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E.T. The Extra Terrestrial (1982) Review

Filling in the gaps of classic films I missed out on as a kid has been a somewhat rewarding time. Getting myself up to speed with the films audiences around the globe have enjoyed has been a resoundingly interesting project, not just because of the variety of films on offer, but also because of how mediocre most of them have turned out to be. Nostalgia is the biggest weapon of all in audiences, and I’m no stranger to such a feeling, but with E.T. The Extra-Terrestrial, I feel nothing at all for it. No nostalgia, no praise, no criticism. Just a hollow, empty vacuum as to where some thoughts on a film from the 1980s should go. 

It’s not my fault that the film is so boring. Steven Spielberg’s take on aliens coming to Earth is a path already trodden. The palpable mediocrity of Close Encounters of the Third Kind made for conventional and entertaining enough viewing, and E.T. The Extra-Terrestrial feels like a watered-down version of ideas and visions that didn’t make the cut the first time around. I’m starting to feel Spielberg falling out of my favour, the charms of his direction in a filmography littered with classics has paved the way to his nostalgia flicks and lesser-known movies. Nothing inherently interesting comes to mind when thinking back on this film, one so full of absolutely nothing of interest. There are no real camera tricks or stylish choices that could even offer up a semblance of attentiveness to the world beyond Elliott (Henry Thomas) and his encounter with an alien species. 

Most of the performances exude a barely minimal interest. They capture the starry-eyed wonders of childhood rather well, and it’s one of the few films around where the child actors don’t make me want to tear my ears off, but they’re stifled by a completely bland and cliché script. An alien lost on Earth, a couple of kids happen upon him, showcase a couple of objects that seem redundant and commonplace to us but extraordinary to an alien, cue a twenty-minute chase scene on a bicycle and slap in a scene that will become iconic because of how eye-watering and brilliant it looked forty years ago. It’s not a film that brings out anything unique or interesting, a storyline that has been done better elsewhere, or in this case, done better by its own director a few years prior.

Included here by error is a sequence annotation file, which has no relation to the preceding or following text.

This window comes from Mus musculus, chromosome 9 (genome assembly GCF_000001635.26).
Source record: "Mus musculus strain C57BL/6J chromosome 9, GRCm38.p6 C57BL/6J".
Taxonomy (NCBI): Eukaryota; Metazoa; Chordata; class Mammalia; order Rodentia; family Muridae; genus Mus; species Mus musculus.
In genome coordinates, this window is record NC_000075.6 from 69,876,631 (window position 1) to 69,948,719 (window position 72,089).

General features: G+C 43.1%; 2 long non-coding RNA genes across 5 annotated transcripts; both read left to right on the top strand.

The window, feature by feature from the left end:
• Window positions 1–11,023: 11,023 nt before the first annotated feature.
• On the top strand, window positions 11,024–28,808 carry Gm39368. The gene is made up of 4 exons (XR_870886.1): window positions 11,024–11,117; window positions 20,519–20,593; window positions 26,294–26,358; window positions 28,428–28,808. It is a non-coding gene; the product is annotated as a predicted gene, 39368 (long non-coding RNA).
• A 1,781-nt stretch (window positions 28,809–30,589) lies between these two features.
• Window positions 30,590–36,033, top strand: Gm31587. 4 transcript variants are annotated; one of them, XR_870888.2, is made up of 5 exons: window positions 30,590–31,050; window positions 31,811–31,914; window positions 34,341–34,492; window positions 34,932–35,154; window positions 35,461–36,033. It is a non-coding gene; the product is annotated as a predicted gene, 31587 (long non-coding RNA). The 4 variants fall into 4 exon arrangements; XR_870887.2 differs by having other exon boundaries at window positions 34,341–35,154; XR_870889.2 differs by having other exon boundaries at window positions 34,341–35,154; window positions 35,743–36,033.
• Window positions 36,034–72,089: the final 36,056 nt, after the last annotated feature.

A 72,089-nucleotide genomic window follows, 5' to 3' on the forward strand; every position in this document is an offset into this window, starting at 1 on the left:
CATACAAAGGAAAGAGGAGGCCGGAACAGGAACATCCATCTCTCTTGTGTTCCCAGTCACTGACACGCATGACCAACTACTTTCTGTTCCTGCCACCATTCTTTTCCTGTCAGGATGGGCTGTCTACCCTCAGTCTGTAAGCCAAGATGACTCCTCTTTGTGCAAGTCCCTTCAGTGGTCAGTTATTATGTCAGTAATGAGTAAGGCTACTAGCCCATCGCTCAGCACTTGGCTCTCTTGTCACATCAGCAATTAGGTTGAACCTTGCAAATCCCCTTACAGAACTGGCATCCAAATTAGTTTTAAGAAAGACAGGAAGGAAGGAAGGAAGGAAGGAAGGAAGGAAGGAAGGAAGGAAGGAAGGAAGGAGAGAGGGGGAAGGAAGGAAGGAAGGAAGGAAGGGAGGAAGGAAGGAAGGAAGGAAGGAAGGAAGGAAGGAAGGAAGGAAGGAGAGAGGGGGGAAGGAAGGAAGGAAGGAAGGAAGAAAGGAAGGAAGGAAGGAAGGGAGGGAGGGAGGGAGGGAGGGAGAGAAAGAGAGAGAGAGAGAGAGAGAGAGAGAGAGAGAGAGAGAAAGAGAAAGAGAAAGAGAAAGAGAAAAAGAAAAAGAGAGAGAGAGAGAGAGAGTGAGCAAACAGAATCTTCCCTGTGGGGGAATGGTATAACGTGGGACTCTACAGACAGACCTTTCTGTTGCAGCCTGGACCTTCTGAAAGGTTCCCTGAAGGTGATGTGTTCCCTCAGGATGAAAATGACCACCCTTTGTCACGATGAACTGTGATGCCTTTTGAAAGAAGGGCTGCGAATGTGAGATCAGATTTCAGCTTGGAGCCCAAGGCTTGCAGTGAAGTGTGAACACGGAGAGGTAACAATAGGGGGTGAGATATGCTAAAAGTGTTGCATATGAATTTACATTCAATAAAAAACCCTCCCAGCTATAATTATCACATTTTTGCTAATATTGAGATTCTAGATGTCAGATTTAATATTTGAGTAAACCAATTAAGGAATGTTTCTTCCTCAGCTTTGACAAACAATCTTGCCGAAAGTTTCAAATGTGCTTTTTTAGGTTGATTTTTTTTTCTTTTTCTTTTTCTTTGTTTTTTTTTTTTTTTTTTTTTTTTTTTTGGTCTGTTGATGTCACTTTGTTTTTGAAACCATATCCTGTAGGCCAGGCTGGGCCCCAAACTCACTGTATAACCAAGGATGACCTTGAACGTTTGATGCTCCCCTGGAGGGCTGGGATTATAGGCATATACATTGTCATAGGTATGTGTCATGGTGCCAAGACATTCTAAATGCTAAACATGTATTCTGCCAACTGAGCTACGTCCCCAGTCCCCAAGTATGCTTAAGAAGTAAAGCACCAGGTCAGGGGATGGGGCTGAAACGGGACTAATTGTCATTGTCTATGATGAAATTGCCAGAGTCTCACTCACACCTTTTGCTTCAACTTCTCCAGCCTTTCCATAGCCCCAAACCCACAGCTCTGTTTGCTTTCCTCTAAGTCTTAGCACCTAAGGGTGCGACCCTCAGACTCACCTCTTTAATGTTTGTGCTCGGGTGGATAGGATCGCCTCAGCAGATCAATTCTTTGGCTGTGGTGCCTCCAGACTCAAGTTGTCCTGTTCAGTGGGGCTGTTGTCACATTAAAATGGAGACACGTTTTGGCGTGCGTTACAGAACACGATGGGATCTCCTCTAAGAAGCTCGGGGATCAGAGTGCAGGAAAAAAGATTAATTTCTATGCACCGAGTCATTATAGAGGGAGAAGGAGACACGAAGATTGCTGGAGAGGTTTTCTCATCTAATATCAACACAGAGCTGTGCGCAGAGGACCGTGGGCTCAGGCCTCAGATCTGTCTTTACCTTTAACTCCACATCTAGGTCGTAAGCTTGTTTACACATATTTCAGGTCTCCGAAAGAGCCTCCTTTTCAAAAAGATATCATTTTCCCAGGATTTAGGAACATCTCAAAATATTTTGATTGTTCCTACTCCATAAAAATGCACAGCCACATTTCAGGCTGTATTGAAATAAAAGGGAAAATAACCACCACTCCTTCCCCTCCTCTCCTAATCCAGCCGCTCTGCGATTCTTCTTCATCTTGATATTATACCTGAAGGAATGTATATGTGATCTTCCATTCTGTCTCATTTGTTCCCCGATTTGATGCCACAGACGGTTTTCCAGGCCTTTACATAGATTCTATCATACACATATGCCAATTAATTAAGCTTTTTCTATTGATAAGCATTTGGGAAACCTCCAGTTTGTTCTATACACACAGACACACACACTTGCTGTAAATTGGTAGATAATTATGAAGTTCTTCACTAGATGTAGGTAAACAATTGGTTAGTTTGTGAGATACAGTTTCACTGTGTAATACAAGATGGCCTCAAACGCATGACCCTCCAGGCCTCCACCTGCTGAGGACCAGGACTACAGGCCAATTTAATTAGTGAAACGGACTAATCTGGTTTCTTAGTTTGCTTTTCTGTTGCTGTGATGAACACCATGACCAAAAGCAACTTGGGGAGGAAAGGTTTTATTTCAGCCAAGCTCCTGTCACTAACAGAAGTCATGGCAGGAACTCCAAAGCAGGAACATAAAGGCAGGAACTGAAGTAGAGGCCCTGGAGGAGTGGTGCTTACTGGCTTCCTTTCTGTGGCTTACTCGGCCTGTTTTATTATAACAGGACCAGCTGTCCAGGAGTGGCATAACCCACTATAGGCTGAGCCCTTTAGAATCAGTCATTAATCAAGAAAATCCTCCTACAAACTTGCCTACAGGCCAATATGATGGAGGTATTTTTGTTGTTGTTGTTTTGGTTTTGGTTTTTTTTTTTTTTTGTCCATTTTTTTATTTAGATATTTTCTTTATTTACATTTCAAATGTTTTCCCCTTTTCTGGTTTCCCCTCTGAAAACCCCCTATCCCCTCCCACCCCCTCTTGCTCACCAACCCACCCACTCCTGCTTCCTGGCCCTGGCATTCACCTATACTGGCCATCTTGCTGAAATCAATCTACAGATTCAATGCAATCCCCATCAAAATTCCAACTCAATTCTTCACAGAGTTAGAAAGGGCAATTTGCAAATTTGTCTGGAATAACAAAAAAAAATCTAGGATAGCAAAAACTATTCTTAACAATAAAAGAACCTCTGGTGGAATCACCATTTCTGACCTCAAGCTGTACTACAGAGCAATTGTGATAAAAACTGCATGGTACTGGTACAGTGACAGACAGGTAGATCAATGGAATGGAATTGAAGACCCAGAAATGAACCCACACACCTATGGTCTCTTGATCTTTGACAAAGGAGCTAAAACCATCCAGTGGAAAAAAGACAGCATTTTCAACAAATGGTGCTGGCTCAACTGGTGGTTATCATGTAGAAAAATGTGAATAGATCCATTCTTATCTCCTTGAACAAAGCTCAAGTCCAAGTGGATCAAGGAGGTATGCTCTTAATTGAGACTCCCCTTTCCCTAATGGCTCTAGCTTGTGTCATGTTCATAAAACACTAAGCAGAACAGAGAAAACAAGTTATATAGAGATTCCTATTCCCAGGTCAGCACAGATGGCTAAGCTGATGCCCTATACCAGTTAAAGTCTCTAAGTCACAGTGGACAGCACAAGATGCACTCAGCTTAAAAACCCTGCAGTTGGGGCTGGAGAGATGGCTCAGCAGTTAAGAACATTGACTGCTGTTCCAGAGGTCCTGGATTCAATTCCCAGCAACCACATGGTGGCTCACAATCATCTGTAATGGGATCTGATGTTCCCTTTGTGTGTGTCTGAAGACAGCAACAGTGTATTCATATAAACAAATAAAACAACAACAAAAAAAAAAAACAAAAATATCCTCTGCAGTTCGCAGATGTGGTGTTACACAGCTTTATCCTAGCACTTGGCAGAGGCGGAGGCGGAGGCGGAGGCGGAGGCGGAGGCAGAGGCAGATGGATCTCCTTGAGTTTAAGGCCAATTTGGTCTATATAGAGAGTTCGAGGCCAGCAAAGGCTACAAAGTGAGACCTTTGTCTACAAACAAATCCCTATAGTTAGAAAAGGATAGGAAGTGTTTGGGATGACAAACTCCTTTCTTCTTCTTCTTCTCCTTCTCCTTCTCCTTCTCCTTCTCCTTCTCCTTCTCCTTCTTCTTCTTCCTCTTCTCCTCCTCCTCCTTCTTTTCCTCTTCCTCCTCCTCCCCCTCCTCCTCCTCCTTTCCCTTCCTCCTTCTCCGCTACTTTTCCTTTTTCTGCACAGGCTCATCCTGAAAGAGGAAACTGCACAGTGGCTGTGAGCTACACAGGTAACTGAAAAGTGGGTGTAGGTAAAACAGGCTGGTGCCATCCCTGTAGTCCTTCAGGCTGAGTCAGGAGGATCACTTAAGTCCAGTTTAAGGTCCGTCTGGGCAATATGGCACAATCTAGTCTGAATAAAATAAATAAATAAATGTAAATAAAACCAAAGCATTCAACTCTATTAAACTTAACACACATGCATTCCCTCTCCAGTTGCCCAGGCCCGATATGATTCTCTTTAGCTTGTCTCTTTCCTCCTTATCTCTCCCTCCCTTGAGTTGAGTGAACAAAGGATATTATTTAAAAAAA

Somehow making extra-terrestrial life seem boring rather than eye-catching and bountiful, E.T. The Extra-Terrestrial is a film that looks to tug your heartstrings so much you can’t see the mediocrity on display through the abundantly strained tears when the shrivelled raisin alien creature sticks a podgy, oversized finger on the ribcage of a child and says he’ll be right there. Ineffective storytelling at the best of times, complacent in its vision of science fiction in the 1980s culture, a film so overblown by nostalgia crazed lunatics that you begin to wonder why nostalgic trips are worth it in the first place. A trip down memory lane for those that have seen it before, but going in with a fresh set of reality bring E.T. The Extra-Terrestrial down to the grim mediocrity of Earth.  

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Ewan Gleadow
Ewan Gleadow
Editor in Chief at Cult Following | News and culture journalist at Clapper, Daily Star, NewcastleWorld, Daily Mirror | Podcast host of (Don't) Listen to This | Disaster magnet

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